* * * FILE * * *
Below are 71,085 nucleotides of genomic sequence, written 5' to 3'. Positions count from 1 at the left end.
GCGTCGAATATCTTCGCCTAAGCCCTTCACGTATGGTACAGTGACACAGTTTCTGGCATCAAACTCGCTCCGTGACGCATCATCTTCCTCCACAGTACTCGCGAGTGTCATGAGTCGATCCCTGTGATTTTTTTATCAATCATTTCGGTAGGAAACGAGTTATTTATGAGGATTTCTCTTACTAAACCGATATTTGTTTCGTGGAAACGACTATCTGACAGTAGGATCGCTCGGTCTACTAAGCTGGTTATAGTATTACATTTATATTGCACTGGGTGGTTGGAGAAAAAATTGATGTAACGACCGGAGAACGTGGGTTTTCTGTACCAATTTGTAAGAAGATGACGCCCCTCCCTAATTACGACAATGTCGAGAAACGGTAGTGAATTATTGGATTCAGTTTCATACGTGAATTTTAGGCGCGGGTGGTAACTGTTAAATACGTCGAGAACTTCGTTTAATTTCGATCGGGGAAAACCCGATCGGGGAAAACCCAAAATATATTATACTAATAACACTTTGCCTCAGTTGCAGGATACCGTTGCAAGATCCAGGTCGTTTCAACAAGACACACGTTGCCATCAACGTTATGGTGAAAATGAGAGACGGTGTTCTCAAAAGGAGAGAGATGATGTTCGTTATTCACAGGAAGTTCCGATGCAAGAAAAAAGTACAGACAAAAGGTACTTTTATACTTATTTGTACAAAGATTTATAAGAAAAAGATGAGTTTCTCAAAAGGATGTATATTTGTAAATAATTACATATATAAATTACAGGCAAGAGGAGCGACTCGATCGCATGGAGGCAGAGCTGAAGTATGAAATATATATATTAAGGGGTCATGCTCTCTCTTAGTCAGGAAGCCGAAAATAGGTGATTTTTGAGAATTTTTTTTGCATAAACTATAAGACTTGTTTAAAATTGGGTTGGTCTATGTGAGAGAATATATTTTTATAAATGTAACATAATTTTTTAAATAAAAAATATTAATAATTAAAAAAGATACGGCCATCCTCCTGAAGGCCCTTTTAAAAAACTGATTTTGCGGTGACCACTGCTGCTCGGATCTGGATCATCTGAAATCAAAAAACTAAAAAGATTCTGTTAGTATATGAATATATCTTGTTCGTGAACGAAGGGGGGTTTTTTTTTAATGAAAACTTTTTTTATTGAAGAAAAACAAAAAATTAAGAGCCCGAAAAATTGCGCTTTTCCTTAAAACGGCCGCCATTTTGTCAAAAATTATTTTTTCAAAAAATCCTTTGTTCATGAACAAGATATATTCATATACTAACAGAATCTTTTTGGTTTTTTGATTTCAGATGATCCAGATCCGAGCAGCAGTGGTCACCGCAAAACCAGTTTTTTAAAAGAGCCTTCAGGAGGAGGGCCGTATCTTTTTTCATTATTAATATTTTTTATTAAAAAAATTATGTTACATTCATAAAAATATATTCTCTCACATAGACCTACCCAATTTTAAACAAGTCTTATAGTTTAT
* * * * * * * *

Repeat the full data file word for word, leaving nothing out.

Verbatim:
Below are 71,085 nucleotides of genomic sequence, written 5' to 3'. Positions count from 1 at the left end.
GCGTCGAATATCTTCGCCTAAGCCCTTCACGTATGGTACAGTGACACAGTTTCTGGCATCAAACTCGCTCCGTGACGCATCATCTTCCTCCACAGTACTCGCGAGTGTCATGAGTCGATCCCTGTGATTTTTTTATCAATCATTTCGGTAGGAAACGAGTTATTTATGAGGATTTCTCTTACTAAACCGATATTTGTTTCGTGGAAACGACTATCTGACAGTAGGATCGCTCGGTCTACTAAGCTGGTTATAGTATTACATTTATATTGCACTGGGTGGTTGGAGAAAAAATTGATGTAACGACCGGAGAACGTGGGTTTTCTGTACCAATTTGTAAGAAGATGACGCCCCTCCCTAATTACGACAATGTCGAGAAACGGTAGTGAATTATTGGATTCAGTTTCATACGTGAATTTTAGGCGCGGGTGGTAACTGTTAAATACGTCGAGAACTTCGTTTAATTTCGATCGGGGAAAACCCGATCGGGGAAAACCCAAAATATATTATACTAATAACACTTTGCCTCAGTTGCAGGATACCGTTGCAAGATCCAGGTCGTTTCAACAAGACACACGTTGCCATCAACGTTATGGTGAAAATGAGAGACGGTGTTCTCAAAAGGAGAGAGATGATGTTCGTTATTCACAGGAAGTTCCGATGCAAGAAAAAAGTACAGACAAAAGGTACTTTTATACTTATTTGTACAAAGATTTATAAGAAAAAGATGAGTTTCTCAAAAGGATGTATATTTGTAAATAATTACATATATAAATTACAGGCAAGAGGAGCGACTCGATCGCATGGAGGCAGAGCTGAAGTATGAAATATATATATTAAGGGGTCATGCTCTCTCTTAGTCAGGAAGCCGAAAATAGGTGATTTTTGAGAATTTTTTTTGCATAAACTATAAGACTTGTTTAAAATTGGGTTGGTCTATGTGAGAGAATATATTTTTATAAATGTAACATAATTTTTTAAATAAAAAATATTAATAATTAAAAAAGATACGGCCATCCTCCTGAAGGCCCTTTTAAAAAACTGATTTTGCGGTGACCACTGCTGCTCGGATCTGGATCATCTGAAATCAAAAAACTAAAAAGATTCTGTTAGTATATGAATATATCTTGTTCGTGAACGAAGGGGGGTTTTTTTTTAATGAAAACTTTTTTTATTGAAGAAAAACAAAAAATTAAGAGCCCGAAAAATTGCGCTTTTCCTTAAAACGGCCGCCATTTTGTCAAAAATTATTTTTTCAAAAAATCCTTTGTTCATGAACAAGATATATTCATATACTAACAGAATCTTTTTGGTTTTTTGATTTCAGATGATCCAGATCCGAGCAGCAGTGGTCACCGCAAAACCAGTTTTTTAAAAGAGCCTTCAGGAGGAGGGCCGTATCTTTTTTCATTATTAATATTTTTTATTAAAAAAATTATGTTACATTCATAAAAATATATTCTCTCACATAGACCTACCCAATTTTAAACAAGTCTTATAGTTTAT